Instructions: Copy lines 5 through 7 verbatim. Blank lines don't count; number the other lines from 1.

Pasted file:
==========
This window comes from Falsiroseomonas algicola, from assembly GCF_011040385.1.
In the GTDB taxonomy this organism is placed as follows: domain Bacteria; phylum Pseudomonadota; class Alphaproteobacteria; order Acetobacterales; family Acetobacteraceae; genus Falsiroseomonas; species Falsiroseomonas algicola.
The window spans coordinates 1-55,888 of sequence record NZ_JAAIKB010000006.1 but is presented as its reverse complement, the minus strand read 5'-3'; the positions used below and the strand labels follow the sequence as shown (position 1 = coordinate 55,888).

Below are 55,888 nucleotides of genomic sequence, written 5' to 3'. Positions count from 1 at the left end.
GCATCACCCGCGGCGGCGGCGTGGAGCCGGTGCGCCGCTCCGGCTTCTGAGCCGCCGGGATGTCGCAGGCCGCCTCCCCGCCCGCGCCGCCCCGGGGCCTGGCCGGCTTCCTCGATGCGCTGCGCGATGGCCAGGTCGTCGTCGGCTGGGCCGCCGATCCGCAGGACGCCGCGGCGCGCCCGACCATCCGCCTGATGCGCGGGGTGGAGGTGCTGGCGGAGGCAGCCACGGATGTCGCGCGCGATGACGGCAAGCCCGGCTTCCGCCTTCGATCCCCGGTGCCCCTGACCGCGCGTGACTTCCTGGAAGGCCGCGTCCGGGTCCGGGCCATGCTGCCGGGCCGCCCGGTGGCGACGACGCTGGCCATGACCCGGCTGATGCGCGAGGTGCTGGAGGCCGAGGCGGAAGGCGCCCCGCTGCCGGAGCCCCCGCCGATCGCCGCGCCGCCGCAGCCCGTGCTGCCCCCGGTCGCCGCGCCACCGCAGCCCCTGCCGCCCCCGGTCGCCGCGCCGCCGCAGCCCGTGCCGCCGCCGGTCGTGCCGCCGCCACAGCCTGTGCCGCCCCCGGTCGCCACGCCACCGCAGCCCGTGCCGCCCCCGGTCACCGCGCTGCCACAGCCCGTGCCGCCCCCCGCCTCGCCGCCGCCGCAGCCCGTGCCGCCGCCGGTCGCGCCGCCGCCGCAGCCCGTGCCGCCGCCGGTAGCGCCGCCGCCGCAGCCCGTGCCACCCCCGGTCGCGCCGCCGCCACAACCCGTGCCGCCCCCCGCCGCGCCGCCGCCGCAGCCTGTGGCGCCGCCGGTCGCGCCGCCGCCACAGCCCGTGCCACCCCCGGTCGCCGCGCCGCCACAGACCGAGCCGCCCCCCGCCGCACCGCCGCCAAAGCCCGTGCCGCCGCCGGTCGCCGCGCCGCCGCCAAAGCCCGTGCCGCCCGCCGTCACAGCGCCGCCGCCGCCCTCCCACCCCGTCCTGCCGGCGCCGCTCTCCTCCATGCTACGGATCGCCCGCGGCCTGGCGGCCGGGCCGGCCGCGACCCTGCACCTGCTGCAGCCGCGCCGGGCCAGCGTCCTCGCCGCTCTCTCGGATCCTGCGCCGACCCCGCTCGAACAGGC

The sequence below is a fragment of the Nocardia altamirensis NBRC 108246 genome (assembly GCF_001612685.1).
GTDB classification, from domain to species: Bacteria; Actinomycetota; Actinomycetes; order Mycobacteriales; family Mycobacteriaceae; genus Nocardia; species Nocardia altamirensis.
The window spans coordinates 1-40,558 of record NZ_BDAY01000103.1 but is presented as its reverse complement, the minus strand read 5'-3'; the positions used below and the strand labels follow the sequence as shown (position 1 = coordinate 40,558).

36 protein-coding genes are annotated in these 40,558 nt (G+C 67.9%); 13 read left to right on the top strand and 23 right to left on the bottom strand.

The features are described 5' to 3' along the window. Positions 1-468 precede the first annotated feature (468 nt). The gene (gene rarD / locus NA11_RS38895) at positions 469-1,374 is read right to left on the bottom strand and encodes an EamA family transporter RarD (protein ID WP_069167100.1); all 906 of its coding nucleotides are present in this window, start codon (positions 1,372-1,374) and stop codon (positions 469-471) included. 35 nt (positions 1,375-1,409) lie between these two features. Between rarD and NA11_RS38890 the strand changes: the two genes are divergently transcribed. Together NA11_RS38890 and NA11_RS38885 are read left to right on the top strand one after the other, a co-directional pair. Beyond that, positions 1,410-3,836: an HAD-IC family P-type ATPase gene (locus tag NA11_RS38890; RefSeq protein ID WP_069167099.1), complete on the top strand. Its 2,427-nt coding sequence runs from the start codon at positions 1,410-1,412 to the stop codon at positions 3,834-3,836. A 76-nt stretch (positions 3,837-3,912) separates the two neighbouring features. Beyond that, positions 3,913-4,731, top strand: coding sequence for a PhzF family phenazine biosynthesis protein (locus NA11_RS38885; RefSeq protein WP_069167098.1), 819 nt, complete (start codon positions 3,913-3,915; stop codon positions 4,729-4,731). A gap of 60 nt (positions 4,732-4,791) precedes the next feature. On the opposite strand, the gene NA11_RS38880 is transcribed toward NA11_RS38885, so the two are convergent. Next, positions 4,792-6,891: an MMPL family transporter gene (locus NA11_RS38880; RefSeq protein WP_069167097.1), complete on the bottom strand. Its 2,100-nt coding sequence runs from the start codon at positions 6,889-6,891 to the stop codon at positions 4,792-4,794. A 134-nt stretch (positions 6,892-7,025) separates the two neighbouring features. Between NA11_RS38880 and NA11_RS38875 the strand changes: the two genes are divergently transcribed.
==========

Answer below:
GCATCACCCGCGGCGGCGGCGTGGAGCCGGTGCGCCGCTCCGGCTTCTGAGCCGCCGGGATGTCGCAGGCCGCCTCCCCGCCCGCGCCGCCCCGGGGCCTGGCCGGCTTCCTCGATGCGCTGCGCGATGGCCAGGTCGTCGTCGGCTGGGCCGCCGATCCGCAGGACGCCGCGGCGCGCCCGACCATCCGCCTGATGCGCGGGGTGGAGGTGCTGGCGGAGGCAGCCACGGATGTCGCGCGCGATGACGGCAAGCCCGGCTTCCGCCTTCGATCCCCGGTGCCCCTGACCGCGCGTGACTTCCTGGAAGGCCGCGTCCGGGTCCGGGCCATGCTGCCGGGCCGCCCGGTGGCGACGACGCTGGCCATGACCCGGCTGATGCGCGAGGTGCTGGAGGCCGAGGCGGAAGGCGCCCCGCTGCCGGAGCCCCCGCCGATCGCCGCGCCGCCGCAGCCCGTGCTGCCCCCGGTCGCCGCGCCACCGCAGCCCCTGCCGCCCCCGGTCGCCGCGCCGCCGCAGCCCGTGCCGCCGCCGGTCGTGCCGCCGCCACAGCCTGTGCCGCCCCCGGTCGCCACGCCACCGCAGCCCGTGCCGCCCCCGGTCACCGCGCTGCCACAGCCCGTGCCGCCCCCCGCCTCGCCGCCGCCGCAGCCCGTGCCGCCGCCGGTCGCGCCGCCGCCGCAGCCCGTGCCGCCGCCGGTAGCGCCGCCGCCGCAGCCCGTGCCACCCCCGGTCGCGCCGCCGCCACAACCCGTGCCGCCCCCCGCCGCGCCGCCGCCGCAGCCTGTGGCGCCGCCGGTCGCGCCGCCGCCACAGCCCGTGCCACCCCCGGTCGCCGCGCCGCCACAGACCGAGCCGCCCCCCGCCGCACCGCCGCCAAAGCCCGTGCCGCCGCCGGTCGCCGCGCCGCCGCCAAAGCCCGTGCCGCCCGCCGTCACAGCGCCGCCGCCGCCCTCCCACCCCGTCCTGCCGGCGCCGCTCTCCTCCATGCTACGGATCGCCCGCGGCCTGGCGGCCGGGCCGGCCGCGACCCTGCACCTGCTGCAGCCGCGCCGGGCCAGCGTCCTCGCCGCTCTCTCGGATCCTGCGCCGACCCCGCTCGAACAGGC

The sequence below is a fragment of the Nocardia altamirensis NBRC 108246 genome (assembly GCF_001612685.1).
GTDB classification, from domain to species: Bacteria; Actinomycetota; Actinomycetes; order Mycobacteriales; family Mycobacteriaceae; genus Nocardia; species Nocardia altamirensis.